10 Time Saving Passport Tips

10 Time Saving Passport Tips

Travel makes one feel alive for a number of reasons: You meet new people, try a huge assortment of foods, and learn about different cultures. Traveling to different countries is so much fun, isn’t it? But, traveling internationally is no fun if you turn up to the airport only to know that your passport is not valid or you forgot it or you have lost it while out of the country. Here are 10 passport tips that hopefully will save you time, money and headaches.

  1. Check the Validity of Your Passport

If you’re planning to travel out of the country next season then today is the time to find your passport and check if it is valid. Many countries has legal requirement that your passport must be valid for at least six months after your arrival date to that particular nation, you’ll get entry after going through this verification. It doesn’t matter if you are only going for a day; if you don’t fulfill six months validity criteria you probably be do not allowed in the country.

  1. Make Sure If You Need a Visa

Many people show up to the airport only to be turned back from their flight because they overlooked or didn’t know that they needed a visa. Go to the particular authority in order to find out if you need Visa and for how long. This formality should be done in advance in order to get a hassle free traveling.

  1. Save the Blank Passport Pages

Immigration processes vary from country to country and so do the sizes of the visas or stamps that are put into the passport. Sometimes, few immigration agents stamp the passport’s much valuable blank pages even if they don’t require an entire page. So, if you don’t want to run out of pages, cover blank pages with post-It notes and it’s not rude to ask the agents to not to stamp on particular pages.

  1. Request Extra Passport Pages When You Renew

You can ask for extra pages when you renew. Most people do not know this, but you can request 52 pages instead of the normal 28 for free during renewal just by checking a box.

  1. Keep Copies of Your Passport

Scan a copy of your passport, take the print (you can keep the same to your phone also). Keep a copy at home or with a friend (who is not careless) in case you lose your passport in a foreign country. Also keep a printed copy in the checked suitcase for the bad time.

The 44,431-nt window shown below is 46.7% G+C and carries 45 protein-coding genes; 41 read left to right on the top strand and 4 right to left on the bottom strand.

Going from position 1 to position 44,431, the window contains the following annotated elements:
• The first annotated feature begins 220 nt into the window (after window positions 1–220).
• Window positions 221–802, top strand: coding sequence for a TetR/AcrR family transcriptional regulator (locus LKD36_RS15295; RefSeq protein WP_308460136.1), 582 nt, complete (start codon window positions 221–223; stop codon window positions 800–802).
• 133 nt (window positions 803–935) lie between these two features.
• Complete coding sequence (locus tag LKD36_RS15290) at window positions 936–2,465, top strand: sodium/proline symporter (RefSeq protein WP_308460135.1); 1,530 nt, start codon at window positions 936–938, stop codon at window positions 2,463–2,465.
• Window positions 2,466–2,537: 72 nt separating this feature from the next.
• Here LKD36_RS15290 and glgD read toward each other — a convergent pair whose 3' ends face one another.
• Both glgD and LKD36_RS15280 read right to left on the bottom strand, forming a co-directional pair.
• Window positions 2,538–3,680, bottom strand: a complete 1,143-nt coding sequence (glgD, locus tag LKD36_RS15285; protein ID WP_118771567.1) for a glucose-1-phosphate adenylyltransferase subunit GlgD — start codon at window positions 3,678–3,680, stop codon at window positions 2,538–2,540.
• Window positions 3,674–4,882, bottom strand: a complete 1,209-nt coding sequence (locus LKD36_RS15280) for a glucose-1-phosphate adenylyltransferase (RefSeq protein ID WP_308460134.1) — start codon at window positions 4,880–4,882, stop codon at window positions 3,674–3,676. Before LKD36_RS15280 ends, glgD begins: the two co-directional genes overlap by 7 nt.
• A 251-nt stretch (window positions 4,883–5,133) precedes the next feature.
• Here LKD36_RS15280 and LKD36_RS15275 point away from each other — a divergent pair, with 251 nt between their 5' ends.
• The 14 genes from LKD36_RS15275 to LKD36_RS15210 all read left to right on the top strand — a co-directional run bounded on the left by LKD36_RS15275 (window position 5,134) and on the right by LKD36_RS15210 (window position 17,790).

1. NEVER Put the Passport in Back Pocket

Carrying wallet and passport in your back pocket is a huge no-no. You make things easy for pick picketers and it is most likely that your things may accidentally fall out somewhere. So, always carry the money and valuables in your front pocket, they’ll be much safer.

  1. Always Double Check

Whenever you travel, develop the habit of double-checking the back seat of a taxi, the seat back pocket on the airplane and drawers of your hotel room for your personal items. I can’t emphasize this enough. So many people leave their phones, wallets, passports and sometimes MacBook too behind somewhere and all the travel enthusiasm vanishes while tracking them down (If You Can). This simple tip can save a lot of time and irritation.

  1. Use Travel Jacket with Hidden Pockets

There is a huge assortment of travel jackets present in the market with many hidden pockets (normally 18 to 42). Even if your luggage is stolen, you still have your important belongings with you. Keep your credit/debit cards, cash, passport, gadgets etc. with you.

  1. Put Personalized Stickers to Passports

There may be multiple stops on international flights and if you are traveling with a big family or group of friends, it’s quite difficult to keep track of whose passport is whose. To avoid this, stick tiny sticker (color-coded) on the back cover of each passport. Just a single glance and problem solved.

  1. Learn Local Laws and Custom of Other Country (ies)

If you’re planning to land in some other nation, other than travel destination, have a good amount of research regarding the local laws and rules of passport or visa. This will certainly take your little time but can also save you from unforeseen legal emergency.

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